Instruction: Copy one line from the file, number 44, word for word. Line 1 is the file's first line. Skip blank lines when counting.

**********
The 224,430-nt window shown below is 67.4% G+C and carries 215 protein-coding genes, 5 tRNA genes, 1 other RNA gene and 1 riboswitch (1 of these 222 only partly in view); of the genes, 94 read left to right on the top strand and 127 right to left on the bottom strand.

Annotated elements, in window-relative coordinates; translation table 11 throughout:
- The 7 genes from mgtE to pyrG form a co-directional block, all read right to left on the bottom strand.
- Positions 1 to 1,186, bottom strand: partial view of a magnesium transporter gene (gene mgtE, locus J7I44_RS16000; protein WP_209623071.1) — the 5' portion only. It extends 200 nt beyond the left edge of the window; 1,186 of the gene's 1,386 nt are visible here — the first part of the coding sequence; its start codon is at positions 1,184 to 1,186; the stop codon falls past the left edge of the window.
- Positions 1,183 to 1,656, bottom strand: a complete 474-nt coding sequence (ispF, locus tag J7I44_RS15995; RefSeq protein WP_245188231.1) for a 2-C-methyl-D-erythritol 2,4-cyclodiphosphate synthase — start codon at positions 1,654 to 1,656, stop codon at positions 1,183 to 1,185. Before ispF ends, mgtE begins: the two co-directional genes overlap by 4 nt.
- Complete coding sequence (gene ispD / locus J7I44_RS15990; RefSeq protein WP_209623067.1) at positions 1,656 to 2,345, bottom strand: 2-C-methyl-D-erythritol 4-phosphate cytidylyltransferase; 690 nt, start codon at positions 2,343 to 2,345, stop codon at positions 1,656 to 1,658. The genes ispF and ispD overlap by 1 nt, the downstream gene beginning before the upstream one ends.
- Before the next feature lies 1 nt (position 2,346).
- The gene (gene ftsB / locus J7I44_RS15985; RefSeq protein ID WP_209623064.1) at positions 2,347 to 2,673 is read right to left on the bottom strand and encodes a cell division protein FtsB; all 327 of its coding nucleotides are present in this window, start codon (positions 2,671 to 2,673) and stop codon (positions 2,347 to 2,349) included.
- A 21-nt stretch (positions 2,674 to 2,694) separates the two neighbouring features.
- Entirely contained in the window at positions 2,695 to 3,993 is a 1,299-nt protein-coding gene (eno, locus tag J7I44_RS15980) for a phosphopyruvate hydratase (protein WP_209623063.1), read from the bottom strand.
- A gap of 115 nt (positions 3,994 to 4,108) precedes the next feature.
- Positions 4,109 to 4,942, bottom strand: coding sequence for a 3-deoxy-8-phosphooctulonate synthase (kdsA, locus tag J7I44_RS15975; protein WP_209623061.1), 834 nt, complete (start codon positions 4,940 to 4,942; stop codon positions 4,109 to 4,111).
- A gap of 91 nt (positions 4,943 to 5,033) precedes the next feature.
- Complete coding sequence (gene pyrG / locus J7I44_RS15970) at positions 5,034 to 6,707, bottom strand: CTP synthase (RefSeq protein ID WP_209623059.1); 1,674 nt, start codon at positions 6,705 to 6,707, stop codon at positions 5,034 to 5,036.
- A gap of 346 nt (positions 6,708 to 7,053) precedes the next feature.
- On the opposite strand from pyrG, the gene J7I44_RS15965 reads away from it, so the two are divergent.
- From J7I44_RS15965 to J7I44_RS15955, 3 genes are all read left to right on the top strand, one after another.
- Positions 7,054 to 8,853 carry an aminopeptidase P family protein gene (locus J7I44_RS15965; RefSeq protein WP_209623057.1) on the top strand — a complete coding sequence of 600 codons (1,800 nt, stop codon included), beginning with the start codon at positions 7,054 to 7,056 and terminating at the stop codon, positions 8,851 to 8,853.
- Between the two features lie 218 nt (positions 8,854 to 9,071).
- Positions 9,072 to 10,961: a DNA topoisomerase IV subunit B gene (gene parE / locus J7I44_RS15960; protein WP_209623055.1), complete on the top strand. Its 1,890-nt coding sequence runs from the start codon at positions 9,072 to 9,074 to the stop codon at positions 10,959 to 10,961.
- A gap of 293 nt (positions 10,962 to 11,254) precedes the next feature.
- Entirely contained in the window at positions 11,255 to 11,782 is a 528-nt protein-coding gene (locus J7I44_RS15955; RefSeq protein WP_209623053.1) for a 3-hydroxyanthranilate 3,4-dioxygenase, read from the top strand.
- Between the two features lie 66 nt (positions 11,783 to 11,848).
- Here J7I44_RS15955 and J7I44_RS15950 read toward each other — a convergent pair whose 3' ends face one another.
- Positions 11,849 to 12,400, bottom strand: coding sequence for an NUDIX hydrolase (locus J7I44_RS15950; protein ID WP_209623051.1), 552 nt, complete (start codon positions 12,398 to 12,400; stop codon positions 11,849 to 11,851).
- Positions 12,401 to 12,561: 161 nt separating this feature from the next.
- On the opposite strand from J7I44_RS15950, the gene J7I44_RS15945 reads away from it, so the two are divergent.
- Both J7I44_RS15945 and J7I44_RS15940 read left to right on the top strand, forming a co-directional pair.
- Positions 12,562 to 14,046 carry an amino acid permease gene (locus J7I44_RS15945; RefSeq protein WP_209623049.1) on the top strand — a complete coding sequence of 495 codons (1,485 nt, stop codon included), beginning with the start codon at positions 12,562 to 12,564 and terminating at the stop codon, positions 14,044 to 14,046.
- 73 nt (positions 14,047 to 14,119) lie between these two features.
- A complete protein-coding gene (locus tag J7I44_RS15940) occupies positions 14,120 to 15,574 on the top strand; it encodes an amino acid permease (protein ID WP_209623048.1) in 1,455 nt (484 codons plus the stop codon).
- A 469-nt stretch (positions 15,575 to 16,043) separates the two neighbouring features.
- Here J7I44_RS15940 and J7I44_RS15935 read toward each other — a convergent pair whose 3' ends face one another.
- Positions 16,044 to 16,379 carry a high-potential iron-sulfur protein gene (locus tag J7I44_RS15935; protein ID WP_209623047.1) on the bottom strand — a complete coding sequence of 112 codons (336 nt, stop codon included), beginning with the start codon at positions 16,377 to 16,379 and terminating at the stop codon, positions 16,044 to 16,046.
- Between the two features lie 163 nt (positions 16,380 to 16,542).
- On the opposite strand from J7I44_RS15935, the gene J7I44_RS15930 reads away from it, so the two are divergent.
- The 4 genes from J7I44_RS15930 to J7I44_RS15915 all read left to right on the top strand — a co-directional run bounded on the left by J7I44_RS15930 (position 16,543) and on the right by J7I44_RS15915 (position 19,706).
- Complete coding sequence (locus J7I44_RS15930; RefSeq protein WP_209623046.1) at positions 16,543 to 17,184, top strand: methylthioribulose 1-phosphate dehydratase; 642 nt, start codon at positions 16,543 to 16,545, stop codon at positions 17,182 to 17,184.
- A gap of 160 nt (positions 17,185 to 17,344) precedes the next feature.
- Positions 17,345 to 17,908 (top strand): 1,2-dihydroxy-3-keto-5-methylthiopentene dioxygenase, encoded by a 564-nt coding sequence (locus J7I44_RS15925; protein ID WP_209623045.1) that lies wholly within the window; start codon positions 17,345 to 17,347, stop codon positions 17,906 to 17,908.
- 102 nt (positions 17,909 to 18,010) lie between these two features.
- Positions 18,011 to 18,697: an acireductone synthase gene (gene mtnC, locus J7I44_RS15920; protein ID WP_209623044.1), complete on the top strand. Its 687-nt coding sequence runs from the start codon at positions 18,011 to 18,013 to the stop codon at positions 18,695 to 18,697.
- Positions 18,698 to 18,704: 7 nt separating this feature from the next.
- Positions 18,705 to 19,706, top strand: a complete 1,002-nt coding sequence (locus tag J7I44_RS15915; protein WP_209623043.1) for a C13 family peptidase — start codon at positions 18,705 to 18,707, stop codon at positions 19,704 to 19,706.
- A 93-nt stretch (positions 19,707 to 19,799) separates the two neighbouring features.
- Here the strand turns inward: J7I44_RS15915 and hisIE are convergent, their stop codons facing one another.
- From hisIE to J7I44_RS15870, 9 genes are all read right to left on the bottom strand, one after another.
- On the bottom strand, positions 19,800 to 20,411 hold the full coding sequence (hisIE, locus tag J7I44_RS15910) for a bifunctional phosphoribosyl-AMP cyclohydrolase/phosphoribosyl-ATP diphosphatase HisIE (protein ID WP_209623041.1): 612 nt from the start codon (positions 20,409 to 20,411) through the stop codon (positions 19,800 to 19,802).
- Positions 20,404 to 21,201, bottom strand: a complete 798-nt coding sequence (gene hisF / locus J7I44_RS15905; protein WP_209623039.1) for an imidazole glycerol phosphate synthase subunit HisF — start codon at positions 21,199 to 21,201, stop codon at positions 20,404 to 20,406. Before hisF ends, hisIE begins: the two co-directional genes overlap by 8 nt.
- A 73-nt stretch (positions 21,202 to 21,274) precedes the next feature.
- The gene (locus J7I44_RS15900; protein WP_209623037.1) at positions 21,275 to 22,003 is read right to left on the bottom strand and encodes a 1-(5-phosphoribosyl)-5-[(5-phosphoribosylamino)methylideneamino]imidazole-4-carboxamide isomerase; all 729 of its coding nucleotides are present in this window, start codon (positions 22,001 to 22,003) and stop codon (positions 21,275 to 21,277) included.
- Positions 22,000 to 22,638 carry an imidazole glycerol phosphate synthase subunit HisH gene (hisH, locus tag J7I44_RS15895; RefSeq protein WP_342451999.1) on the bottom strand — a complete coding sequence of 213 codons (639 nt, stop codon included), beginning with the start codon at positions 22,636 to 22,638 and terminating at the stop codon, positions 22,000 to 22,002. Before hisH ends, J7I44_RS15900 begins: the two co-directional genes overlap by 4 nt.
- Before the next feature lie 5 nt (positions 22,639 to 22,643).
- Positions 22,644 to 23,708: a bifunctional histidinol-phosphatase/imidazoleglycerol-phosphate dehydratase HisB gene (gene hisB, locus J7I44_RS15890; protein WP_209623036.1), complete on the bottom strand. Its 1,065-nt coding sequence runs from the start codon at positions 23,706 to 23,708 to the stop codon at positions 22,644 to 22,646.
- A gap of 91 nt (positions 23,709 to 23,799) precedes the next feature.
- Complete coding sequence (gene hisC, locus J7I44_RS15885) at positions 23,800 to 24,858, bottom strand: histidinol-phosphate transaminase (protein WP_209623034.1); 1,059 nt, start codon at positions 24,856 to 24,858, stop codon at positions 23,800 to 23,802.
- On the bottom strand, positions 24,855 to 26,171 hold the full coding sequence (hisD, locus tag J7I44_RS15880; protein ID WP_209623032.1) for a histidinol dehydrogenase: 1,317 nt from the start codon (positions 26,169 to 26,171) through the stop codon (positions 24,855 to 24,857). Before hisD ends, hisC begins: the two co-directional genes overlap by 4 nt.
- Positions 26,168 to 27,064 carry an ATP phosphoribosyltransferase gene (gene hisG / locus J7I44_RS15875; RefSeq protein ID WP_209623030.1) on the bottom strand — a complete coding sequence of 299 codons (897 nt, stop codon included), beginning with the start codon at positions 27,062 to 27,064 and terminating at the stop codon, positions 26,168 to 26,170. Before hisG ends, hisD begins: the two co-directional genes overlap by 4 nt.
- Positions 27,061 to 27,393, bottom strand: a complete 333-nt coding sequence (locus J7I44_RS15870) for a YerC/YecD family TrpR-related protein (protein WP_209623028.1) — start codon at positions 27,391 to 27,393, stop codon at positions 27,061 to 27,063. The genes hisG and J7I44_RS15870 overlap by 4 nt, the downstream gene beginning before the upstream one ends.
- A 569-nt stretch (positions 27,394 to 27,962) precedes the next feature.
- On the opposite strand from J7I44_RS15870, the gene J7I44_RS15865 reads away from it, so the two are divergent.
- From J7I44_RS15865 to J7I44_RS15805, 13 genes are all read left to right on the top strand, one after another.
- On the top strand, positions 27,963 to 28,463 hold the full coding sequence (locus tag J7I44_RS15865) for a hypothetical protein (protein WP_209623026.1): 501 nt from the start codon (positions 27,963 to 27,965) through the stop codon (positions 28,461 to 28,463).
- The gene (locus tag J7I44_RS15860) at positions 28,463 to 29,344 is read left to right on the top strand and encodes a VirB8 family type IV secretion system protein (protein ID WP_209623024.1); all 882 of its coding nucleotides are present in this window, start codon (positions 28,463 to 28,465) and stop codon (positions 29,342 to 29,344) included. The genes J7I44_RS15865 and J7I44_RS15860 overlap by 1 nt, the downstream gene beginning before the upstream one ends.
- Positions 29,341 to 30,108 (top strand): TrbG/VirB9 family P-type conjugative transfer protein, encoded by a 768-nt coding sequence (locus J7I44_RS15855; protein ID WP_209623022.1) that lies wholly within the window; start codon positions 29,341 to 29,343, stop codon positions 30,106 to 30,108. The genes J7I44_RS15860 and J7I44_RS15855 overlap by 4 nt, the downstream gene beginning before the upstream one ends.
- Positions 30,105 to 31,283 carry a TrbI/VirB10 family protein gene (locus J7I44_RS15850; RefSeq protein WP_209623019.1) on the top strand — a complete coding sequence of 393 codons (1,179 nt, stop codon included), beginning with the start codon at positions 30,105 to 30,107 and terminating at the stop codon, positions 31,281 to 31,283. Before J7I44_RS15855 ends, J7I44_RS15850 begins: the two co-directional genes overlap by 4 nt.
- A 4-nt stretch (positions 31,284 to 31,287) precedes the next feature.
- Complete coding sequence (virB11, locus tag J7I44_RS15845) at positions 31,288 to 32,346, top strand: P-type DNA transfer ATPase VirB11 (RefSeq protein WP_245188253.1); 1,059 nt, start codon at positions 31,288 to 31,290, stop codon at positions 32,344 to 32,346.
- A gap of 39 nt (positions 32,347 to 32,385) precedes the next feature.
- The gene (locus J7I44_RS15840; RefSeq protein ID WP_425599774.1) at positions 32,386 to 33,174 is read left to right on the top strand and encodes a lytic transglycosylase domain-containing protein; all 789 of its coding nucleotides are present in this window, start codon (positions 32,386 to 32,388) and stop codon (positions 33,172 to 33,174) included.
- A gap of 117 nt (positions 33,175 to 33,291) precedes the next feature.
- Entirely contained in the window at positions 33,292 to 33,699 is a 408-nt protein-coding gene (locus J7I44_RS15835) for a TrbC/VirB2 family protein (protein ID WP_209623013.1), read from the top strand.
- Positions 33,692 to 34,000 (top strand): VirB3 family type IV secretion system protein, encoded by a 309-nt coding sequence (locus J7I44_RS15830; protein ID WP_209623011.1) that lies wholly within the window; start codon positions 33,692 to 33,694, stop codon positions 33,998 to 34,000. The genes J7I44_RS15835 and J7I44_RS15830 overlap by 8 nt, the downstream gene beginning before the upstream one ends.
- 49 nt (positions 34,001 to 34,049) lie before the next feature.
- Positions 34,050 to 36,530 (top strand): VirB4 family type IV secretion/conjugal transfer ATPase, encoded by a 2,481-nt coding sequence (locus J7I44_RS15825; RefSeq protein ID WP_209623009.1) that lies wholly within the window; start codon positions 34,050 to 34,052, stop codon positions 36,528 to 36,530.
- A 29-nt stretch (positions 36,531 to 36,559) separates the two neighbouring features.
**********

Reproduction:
- Positions 18,705 to 19,706, top strand: a complete 1,002-nt coding sequence (locus tag J7I44_RS15915; protein WP_209623043.1) for a C13 family peptidase — start codon at positions 18,705 to 18,707, stop codon at positions 19,704 to 19,706.